Change it Up! is a unique program designed for Aboriginal youth (15-30) that have not been successful in traditional education. As a result, these youth face multiple barriers on their path to employment and active citizenship. In many cases, a lack of success in school has built negative associations with education—and that may stop them from attending typical school-based training programs that are offered.
This project is about taking a new approach: one that engages youth as “agents of change” within their own community, making real-life community development projects the central focus of the learning process. These community development projects provide an entirely different way to build skills, gain work experience and restore confidence, one that is not based on typical classroom instruction. Self discovery, recognition of personal strengths and the development of key skills are also developed through high results, strength-based programming to support participants throughout their projects.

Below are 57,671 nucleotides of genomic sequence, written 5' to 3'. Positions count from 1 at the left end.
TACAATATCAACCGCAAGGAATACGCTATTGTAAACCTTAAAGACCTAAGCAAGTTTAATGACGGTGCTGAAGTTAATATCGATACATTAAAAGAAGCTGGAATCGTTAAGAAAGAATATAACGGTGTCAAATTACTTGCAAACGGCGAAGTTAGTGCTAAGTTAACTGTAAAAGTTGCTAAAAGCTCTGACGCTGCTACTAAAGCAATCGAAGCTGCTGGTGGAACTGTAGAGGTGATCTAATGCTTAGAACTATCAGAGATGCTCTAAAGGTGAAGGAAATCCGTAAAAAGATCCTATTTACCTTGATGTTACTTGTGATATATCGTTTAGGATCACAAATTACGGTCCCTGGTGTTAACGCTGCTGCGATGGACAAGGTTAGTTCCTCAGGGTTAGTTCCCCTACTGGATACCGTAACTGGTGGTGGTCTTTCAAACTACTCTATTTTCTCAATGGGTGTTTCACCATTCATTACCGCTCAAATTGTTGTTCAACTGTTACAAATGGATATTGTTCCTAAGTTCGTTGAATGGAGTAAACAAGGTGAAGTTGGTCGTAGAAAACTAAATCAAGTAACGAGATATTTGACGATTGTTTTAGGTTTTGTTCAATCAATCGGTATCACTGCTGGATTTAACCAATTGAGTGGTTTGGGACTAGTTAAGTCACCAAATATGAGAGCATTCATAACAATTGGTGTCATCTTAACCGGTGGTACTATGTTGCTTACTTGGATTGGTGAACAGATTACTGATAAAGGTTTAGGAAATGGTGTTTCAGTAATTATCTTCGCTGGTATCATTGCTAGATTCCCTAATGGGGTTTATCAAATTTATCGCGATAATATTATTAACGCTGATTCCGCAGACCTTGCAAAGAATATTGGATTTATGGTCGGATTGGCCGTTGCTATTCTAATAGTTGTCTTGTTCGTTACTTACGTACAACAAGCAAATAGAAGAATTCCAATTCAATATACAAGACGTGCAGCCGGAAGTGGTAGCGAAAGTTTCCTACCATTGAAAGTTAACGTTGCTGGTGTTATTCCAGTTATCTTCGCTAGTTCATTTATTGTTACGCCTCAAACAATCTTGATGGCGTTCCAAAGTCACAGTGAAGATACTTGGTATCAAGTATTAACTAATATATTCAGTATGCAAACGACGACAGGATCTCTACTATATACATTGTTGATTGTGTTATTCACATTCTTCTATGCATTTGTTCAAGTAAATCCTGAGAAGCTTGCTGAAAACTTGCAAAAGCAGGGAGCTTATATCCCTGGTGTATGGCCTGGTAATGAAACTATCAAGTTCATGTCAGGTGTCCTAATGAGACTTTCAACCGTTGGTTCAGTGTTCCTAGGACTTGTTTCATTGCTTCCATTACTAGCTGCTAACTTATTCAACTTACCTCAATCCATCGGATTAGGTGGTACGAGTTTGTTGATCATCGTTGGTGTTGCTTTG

Now in the second session, we are happy to report that the program has been a great success. For starters, there was a retention rate of 92% in the first session and the second session now has a waiting list. Initial pilot testing results showed an increase in resiliency levels, positive shifts in factors such as restraint, planning and decision making and decreases in risk behaviours such as aggression, alcohol abuse and gambling.
Testimonials from the participants include feedback that the program has been life changing, that it has given them purpose and that it has given them the ability to think positively about their future and reduce destructive behaviours. Substance abuse has dropped among participants and levels of hope for their future have increased. Please see the program video for first hand accounts of participant success.
The program has also worked to build capacity in the community in several ways. Social capital has been developed through numerous community events, speakers and dinners. As a result, interactions are occurring among groups of people who may not have interacted in the past. Positive recreational opportunities for youth have been added through the various projects that participants developed, and businesses have been started to address gaps in services. Keep visiting this site to get updates on the project.
If the first few years of life include support for growth in cognition, language, motor skills, adaptive skills and social-emotional functioning, the child is more likely to succeed in school and later contribute to society.
Programs at Work